When I started my own Green CFO journey, back in 2017, one of the main questions I was asking myself was: Is my passion for sustainability really connected to my professional finance career? Well, I recognize I found some setbacks on that journey. But I can say, with no doubt, that today the role of the CFO is key for any company who wants to succeed in terms of sustainability while keeping growth and profitability.
One of the most recent movements in the sustainability finance fields is related to ESG Reporting. Indeed, there is exciting news in this field because on April 21st 2022 the European Commission (EC) adopted the proposal for a Corporate Sustainability Reporting Directive (CSRD), setting compulsory reporting criteria on environment, social affairs, and governance for specific companies from 2024, with the publication of the ESRE (European Sustainability Reporting Standards) by EFRAG (European Financial Reporting Advisory Group).
This adds to the already on development ISSB (International Sustainability Standard Board, established by the IFRS) and the GRI (Global Reporting Initiative, established by the GSSB, Global Sustainability Standards Board). The objective is that the reporting standards complement each other to deliver a more comprehensive sustainability reporting, that is comparable, transparent, and easy to understand by all stakeholders.
You will find below a status update on the three previous standards and a quick summary of the information to be reported, proposed by EFRAG, IFRS and the GSSB.
ESRS by EFRAG
These standards, expected to be released by the 31st of October of 2022, will replace the current NFRD (Non-Financial Reporting Directive) to provide additional disclosure requirements (DR), which focus on reporting on the company’s double materiality (disclosure of the impact of the ESG factors on the company’s value and the company’s impact on the economy, environment, and the people).
These differ from the rest in terms of scope, since the regulation will be limited to operations in the EU in order to be consistent with its ambitions, such as the European Green Deal, and its sustainability regulatory framework. Nonetheless, it will be compulsory for a bigger number of organizations than defined by the NFDR, which will have to start applying the standards in phases (to report on the following year):
- FY 2024: Large EU Public Interest Enterprises, which are already subject to the NFRD meaning the so-called “big companies”, large corporations that meet 2 of these criteria – +250 employees, +40 M€ revenue, +20 M€ on company balance.
- FY 2025: Other large enterprises that are not presently subject to the non-financial reporting directive.
- FY 2026: Listed SMEs, small and non-complex credit institutions, and captive insurance undertakings, although they will report following simpler standards.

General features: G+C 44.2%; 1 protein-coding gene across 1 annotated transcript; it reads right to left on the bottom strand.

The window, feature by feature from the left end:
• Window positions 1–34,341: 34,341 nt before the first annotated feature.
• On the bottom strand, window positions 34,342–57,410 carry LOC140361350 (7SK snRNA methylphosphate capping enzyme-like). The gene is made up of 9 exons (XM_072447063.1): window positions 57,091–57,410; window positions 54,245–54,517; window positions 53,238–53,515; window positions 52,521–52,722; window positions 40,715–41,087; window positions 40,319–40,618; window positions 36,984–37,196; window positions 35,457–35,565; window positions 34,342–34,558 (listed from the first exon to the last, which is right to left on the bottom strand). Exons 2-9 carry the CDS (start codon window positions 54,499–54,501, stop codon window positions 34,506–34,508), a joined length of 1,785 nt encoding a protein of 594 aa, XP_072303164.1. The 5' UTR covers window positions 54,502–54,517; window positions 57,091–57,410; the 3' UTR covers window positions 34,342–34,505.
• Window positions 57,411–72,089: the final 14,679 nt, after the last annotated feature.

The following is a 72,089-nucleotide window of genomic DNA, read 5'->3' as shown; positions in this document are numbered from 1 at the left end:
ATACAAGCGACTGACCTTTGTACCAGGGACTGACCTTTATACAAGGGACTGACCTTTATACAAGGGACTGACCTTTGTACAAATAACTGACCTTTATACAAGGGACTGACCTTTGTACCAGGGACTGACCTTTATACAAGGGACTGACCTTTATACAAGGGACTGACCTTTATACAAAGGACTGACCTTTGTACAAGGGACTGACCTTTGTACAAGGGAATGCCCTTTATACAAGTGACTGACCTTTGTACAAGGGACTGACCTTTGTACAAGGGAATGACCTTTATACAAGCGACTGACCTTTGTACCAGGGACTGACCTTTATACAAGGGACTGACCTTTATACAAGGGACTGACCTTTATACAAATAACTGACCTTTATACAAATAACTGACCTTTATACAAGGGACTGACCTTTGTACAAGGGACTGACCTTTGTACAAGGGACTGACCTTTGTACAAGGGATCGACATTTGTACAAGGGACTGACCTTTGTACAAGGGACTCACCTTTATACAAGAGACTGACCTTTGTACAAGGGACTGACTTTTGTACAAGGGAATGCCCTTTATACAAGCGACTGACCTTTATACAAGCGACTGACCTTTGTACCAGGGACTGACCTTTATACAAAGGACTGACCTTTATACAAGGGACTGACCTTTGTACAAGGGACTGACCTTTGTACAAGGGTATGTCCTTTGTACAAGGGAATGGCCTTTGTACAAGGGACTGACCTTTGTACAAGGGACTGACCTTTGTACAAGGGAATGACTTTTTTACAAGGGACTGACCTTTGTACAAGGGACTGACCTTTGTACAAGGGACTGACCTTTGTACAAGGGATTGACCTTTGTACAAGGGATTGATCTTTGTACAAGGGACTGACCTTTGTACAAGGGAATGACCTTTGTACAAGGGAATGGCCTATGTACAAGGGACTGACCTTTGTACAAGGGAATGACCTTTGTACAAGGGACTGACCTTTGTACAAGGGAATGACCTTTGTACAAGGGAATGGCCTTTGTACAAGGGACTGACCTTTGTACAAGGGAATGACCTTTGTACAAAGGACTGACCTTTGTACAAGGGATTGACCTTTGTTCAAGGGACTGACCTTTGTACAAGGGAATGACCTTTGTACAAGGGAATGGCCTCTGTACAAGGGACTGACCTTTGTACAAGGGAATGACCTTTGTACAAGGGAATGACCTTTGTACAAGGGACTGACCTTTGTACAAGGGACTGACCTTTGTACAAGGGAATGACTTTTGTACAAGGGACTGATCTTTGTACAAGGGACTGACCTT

- FY 2028: Non-EU companies with subsidiaries in the EU will also follow the simpler standards.
The reporting, in the future, will have to be certified by an accredited independent auditor, treated at the same level as financial information, even in terms of deadlines. For the time being, reasonable assurance suffices.
EFRAG will base its sector standards on the NACE system with reference to the EU Taxonomy, whilst IFRS will consider following SASB’s SICS system. This might present some challenges for multinational groups with operations in the EU.
ISSB by IFRS
Back in March 2022, the ISSB drafted two standards – general sustainability and climate-related with specific disclosures based on industry – with the objective of standardizing and guiding sustainability reporting on an international scale and helping decision-making to achieve the company’s strategy. We are now at the redeliberation phase with the final standards coming out at the end of this year, 2022.
In comparison with EFRAG, the IFRS focused the drafts on a single materiality, mainly reporting the impact that sustainability has on the company. However, due to the raising prominence of the materiality concept, many have asked that the ISSB reconsiders the inclusion of the other side and broadens the user audience beyond the investors and other capital market participants.
An additional point of difference is that these are not compulsory. Although the jurisdictional authorities still have to decide whether to require their application, the investors and stakeholders’ expectations might encourage their application anyhow.
Standards S1 and S2 have already been published and the rest will start being published in the near future.
GRI by GSSB
Lastly, the GRI, developed and approved by the GSSB, is the oldest initiative out of the three, celebrating their 25th anniversary this year, with the guidelines’ release dating back to 2000 and with 73% of the world’s 250 biggest companies applying the standards. Their objective is to make businesses responsible for their impacts on society and the environment, therefore, focusing on the ISSB’s opposite materiality and reaching a bigger audience.
Even though the standards have reached high maturity levels, three-year work programs keep them up to date and ensure they comply with the rising requirements and expectations of the different stakeholders. Therefore, in 2019 the Sector Program was launched to require more detail to the companies based on their sector.
This year we have seen the updating of the Universal Standards to be reported by this upcoming January 2023, and the publication of the third sector standard – Agriculture, Aquaculture & Fishing.